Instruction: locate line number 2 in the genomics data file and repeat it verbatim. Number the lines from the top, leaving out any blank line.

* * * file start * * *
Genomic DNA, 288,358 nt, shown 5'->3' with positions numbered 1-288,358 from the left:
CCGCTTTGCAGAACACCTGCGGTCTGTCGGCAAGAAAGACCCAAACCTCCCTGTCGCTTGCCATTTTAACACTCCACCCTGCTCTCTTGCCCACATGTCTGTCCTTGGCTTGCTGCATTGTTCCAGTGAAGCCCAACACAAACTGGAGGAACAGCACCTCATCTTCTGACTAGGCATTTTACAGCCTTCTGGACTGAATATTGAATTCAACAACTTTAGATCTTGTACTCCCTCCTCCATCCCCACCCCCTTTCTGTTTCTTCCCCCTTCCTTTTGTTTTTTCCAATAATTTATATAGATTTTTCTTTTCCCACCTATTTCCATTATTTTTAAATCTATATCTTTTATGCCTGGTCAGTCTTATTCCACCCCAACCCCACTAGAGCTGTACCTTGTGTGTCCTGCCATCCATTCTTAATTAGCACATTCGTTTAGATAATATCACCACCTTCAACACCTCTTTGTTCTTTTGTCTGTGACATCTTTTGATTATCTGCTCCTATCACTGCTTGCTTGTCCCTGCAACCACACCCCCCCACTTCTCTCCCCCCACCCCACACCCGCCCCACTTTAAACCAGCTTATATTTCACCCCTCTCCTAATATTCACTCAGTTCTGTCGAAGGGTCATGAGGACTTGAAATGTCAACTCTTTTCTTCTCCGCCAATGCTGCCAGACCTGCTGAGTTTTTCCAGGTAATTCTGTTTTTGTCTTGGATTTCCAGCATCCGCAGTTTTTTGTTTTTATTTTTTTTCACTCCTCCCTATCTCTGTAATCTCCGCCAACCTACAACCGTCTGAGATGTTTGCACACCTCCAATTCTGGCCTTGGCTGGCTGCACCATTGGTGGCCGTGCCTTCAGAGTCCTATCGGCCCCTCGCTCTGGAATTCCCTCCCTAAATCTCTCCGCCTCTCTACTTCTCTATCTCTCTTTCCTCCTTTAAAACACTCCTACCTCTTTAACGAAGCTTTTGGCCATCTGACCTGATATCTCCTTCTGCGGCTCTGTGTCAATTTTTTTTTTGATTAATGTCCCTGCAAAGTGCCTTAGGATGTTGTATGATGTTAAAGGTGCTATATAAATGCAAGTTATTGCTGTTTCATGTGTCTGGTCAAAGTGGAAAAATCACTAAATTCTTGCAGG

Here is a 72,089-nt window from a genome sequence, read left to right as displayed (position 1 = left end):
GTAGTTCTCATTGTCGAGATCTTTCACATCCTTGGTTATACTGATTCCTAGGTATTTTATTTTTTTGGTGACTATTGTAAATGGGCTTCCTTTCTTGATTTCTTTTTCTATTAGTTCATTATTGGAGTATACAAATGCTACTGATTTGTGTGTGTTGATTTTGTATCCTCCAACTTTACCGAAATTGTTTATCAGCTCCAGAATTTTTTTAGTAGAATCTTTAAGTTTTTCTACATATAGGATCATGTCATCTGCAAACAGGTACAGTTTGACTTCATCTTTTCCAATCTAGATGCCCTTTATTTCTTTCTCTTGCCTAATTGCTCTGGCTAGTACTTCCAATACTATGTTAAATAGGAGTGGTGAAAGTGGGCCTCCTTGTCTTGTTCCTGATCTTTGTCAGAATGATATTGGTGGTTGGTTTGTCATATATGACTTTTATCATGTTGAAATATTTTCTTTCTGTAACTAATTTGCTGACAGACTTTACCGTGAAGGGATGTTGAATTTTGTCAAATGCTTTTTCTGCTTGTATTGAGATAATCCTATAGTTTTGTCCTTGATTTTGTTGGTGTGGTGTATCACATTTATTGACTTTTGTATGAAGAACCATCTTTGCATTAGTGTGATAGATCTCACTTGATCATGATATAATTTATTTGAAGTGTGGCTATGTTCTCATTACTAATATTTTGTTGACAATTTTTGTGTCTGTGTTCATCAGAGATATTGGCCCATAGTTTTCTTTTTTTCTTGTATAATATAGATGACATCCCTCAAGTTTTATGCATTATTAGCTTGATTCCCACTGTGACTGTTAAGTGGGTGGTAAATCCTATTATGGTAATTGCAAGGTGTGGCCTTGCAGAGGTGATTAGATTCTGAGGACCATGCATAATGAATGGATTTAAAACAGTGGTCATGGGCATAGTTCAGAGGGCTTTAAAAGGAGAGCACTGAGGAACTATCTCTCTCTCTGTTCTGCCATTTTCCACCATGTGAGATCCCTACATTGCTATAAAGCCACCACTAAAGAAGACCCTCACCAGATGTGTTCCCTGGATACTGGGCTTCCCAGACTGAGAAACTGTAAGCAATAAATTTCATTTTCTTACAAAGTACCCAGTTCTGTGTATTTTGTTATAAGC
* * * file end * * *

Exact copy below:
CCGCTTTGCAGAACACCTGCGGTCTGTCGGCAAGAAAGACCCAAACCTCCCTGTCGCTTGCCATTTTAACACTCCACCCTGCTCTCTTGCCCACATGTCTGTCCTTGGCTTGCTGCATTGTTCCAGTGAAGCCCAACACAAACTGGAGGAACAGCACCTCATCTTCTGACTAGGCATTTTACAGCCTTCTGGACTGAATATTGAATTCAACAACTTTAGATCTTGTACTCCCTCCTCCATCCCCACCCCCTTTCTGTTTCTTCCCCCTTCCTTTTGTTTTTTCCAATAATTTATATAGATTTTTCTTTTCCCACCTATTTCCATTATTTTTAAATCTATATCTTTTATGCCTGGTCAGTCTTATTCCACCCCAACCCCACTAGAGCTGTACCTTGTGTGTCCTGCCATCCATTCTTAATTAGCACATTCGTTTAGATAATATCACCACCTTCAACACCTCTTTGTTCTTTTGTCTGTGACATCTTTTGATTATCTGCTCCTATCACTGCTTGCTTGTCCCTGCAACCACACCCCCCCACTTCTCTCCCCCCACCCCACACCCGCCCCACTTTAAACCAGCTTATATTTCACCCCTCTCCTAATATTCACTCAGTTCTGTCGAAGGGTCATGAGGACTTGAAATGTCAACTCTTTTCTTCTCCGCCAATGCTGCCAGACCTGCTGAGTTTTTCCAGGTAATTCTGTTTTTGTCTTGGATTTCCAGCATCCGCAGTTTTTTGTTTTTATTTTTTTTCACTCCTCCCTATCTCTGTAATCTCCGCCAACCTACAACCGTCTGAGATGTTTGCACACCTCCAATTCTGGCCTTGGCTGGCTGCACCATTGGTGGCCGTGCCTTCAGAGTCCTATCGGCCCCTCGCTCTGGAATTCCCTCCCTAAATCTCTCCGCCTCTCTACTTCTCTATCTCTCTTTCCTCCTTTAAAACACTCCTACCTCTTTAACGAAGCTTTTGGCCATCTGACCTGATATCTCCTTCTGCGGCTCTGTGTCAATTTTTTTTTTGATTAATGTCCCTGCAAAGTGCCTTAGGATGTTGTATGATGTTAAAGGTGCTATATAAATGCAAGTTATTGCTGTTTCATGTGTCTGGTCAAAGTGGAAAAATCACTAAATTCTTGCAGG